- Set a perch right outside of the cage
- Place some millet on or around it, enticing the cockatiel to venture out.
- In a few days, set the perch farther away (by just a few inches).
- Slowly move the perch farther away until your cockatiel lets you pick it up and move.
- If the cockatiel appears stressed, allow it to go back inside its cage.
How Do You Calm A Scared Cockatiel?
If your cockatiel is afraid, you will need to manage its immediate stress. Cockatiels are naturally empathetic, so the calmer you are, the likelier the cockatiel is to calm down.
Here is some advice on how to calm down a scared cockatiel:
- First, remove any stressors from the cockatiel’s presence, such as moving a predatory pet to another room or silencing loud noise.
- Talk to your cockatiel in a light, low, and reassuring voice. Never raise your voice or yell because this can harm your cockatiel.
- If your cockatiel responds well to tactile soothing, such as stroking, approach its cage very slowly. Never place your hand near the cockatiel without permission.
- Distract the cockatiel with a snack, a new toy, or some other form of stimulation. If applicable, offer to play with the cockatiel.
- Once the cockatiel has been soothed, allow it out of the cage. Then, permit the cockatiel to fly off any excess adrenaline.
The good news is that cockatiels can be calmed almost as quickly and frequently as they frighten themselves. It will cool off if you have forged a strong bond with your cockatiel.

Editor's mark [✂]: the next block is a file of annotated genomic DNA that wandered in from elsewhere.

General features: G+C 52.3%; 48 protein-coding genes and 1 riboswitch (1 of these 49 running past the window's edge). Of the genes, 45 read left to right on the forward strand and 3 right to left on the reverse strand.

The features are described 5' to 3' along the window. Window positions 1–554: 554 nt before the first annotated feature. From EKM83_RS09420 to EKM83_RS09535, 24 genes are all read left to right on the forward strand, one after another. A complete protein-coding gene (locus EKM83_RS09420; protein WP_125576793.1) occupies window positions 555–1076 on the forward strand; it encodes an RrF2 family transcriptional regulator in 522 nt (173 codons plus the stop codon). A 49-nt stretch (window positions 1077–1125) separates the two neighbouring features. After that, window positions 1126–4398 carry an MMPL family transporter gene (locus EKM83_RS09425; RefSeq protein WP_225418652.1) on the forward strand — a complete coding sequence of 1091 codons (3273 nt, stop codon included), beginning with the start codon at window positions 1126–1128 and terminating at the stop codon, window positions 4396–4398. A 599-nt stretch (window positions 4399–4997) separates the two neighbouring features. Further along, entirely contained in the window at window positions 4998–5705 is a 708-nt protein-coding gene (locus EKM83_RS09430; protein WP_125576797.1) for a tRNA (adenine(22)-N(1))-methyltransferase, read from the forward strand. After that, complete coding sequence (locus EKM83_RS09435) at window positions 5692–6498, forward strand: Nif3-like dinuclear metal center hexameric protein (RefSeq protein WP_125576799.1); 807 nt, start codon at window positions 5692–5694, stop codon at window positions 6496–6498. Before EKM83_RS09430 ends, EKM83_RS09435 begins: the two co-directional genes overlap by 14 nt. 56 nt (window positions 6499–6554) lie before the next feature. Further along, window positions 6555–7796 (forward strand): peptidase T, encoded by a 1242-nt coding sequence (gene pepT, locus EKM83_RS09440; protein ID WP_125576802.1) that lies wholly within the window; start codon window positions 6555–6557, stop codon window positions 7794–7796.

How Do You Tame A Scared Cockatiel?
There are two ways to tame a scared cockatiel:
Desensitization therapy is one of the most effective strategies to boost the cockatiel’s self-assurance, according to Good Bird. It will become accustomed to the presence of a frightening object or person with gradual training.
This works by:
- Slowly exposing your cockatiel to the source of stress
- Letting it experience the stress for a short amount of time
- Comforting the cockatiel after the terrifying experience
This enables your cockatiel to feel more comfortable around the source. It would be best if you did this only in a safe environment and only when necessary.
For example, if your cockatiel is afraid of car alarms, exposing it to this is unnecessary. However, your cockatiel should learn to accept the things it regularly encounters in its life.
2. Positive and negative reinforcement
Positive reinforcement involves rewarding desired behavior. For example, this can be done by:
- Offering treats or playing with your cockatiel shows behavior that you want to encourage.
- You are ignoring all negative or undesirable behavior that you want to eliminate.
Negative reinforcement seeks to improve undesirable behavior by withdrawing the treat or reward. For example, maybe you are giving your cockatiel a few nuts to calm it down when it becomes scared. This was likely counterproductive.
However, taming a scared cockatiel will not happen overnight. It requires time, lots of patience, and consistency.
Taming a scared cockatiel takes anywhere between ten days to four weeks. Every cockatiel is different, and how quickly it can be tamed depends on many factors, such as its temperaments and experience with its previous owner.
Some cockatiels might be too scared due to some unpleasant experience with a previous owner, while some others might quickly adapt to a new environment and new people.
Hopefully, this article has given you some answers. Your cockatiel is likely dealing with chronic stress caused by past or present events.
But there are solutions! Try implementing the tips discussed here to help curb your cockatiel’s worries and help them relax.